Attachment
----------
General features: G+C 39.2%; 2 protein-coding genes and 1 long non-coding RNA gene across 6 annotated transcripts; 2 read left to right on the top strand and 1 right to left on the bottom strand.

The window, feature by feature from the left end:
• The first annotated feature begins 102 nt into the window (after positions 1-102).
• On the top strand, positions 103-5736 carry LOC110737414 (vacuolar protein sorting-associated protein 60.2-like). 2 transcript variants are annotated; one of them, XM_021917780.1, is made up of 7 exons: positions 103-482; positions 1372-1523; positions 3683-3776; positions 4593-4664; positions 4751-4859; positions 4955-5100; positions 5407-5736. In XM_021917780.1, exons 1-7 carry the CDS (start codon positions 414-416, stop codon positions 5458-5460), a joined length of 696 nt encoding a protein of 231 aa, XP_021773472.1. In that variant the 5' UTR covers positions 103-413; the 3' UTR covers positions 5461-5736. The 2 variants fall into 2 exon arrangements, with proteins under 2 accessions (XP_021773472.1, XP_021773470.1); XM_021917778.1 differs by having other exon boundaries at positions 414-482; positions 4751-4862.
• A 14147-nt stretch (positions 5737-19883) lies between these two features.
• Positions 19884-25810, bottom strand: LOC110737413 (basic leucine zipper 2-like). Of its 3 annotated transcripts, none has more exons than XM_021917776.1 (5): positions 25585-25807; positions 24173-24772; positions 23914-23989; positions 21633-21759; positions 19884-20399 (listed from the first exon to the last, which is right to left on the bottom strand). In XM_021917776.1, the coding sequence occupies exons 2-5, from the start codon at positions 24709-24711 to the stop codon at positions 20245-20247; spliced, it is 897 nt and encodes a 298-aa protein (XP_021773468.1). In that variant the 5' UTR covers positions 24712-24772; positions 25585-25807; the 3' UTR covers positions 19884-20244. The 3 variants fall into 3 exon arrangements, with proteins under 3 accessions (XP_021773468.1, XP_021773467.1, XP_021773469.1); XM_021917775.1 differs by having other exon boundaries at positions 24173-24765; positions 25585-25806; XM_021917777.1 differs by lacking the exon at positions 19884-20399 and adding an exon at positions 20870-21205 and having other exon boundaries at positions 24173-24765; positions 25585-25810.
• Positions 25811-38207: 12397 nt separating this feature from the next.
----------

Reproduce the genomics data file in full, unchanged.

General features: G+C 39.2%; 2 protein-coding genes and 1 long non-coding RNA gene across 6 annotated transcripts; 2 read left to right on the top strand and 1 right to left on the bottom strand.

The window, feature by feature from the left end:
• The first annotated feature begins 102 nt into the window (after positions 1-102).
• On the top strand, positions 103-5736 carry LOC110737414 (vacuolar protein sorting-associated protein 60.2-like). 2 transcript variants are annotated; one of them, XM_021917780.1, is made up of 7 exons: positions 103-482; positions 1372-1523; positions 3683-3776; positions 4593-4664; positions 4751-4859; positions 4955-5100; positions 5407-5736. In XM_021917780.1, exons 1-7 carry the CDS (start codon positions 414-416, stop codon positions 5458-5460), a joined length of 696 nt encoding a protein of 231 aa, XP_021773472.1. In that variant the 5' UTR covers positions 103-413; the 3' UTR covers positions 5461-5736. The 2 variants fall into 2 exon arrangements, with proteins under 2 accessions (XP_021773472.1, XP_021773470.1); XM_021917778.1 differs by having other exon boundaries at positions 414-482; positions 4751-4862.
• A 14147-nt stretch (positions 5737-19883) lies between these two features.
• Positions 19884-25810, bottom strand: LOC110737413 (basic leucine zipper 2-like). Of its 3 annotated transcripts, none has more exons than XM_021917776.1 (5): positions 25585-25807; positions 24173-24772; positions 23914-23989; positions 21633-21759; positions 19884-20399 (listed from the first exon to the last, which is right to left on the bottom strand). In XM_021917776.1, the coding sequence occupies exons 2-5, from the start codon at positions 24709-24711 to the stop codon at positions 20245-20247; spliced, it is 897 nt and encodes a 298-aa protein (XP_021773468.1). In that variant the 5' UTR covers positions 24712-24772; positions 25585-25807; the 3' UTR covers positions 19884-20244. The 3 variants fall into 3 exon arrangements, with proteins under 3 accessions (XP_021773468.1, XP_021773467.1, XP_021773469.1); XM_021917775.1 differs by having other exon boundaries at positions 24173-24765; positions 25585-25806; XM_021917777.1 differs by lacking the exon at positions 19884-20399 and adding an exon at positions 20870-21205 and having other exon boundaries at positions 24173-24765; positions 25585-25810.
• Positions 25811-38207: 12397 nt separating this feature from the next.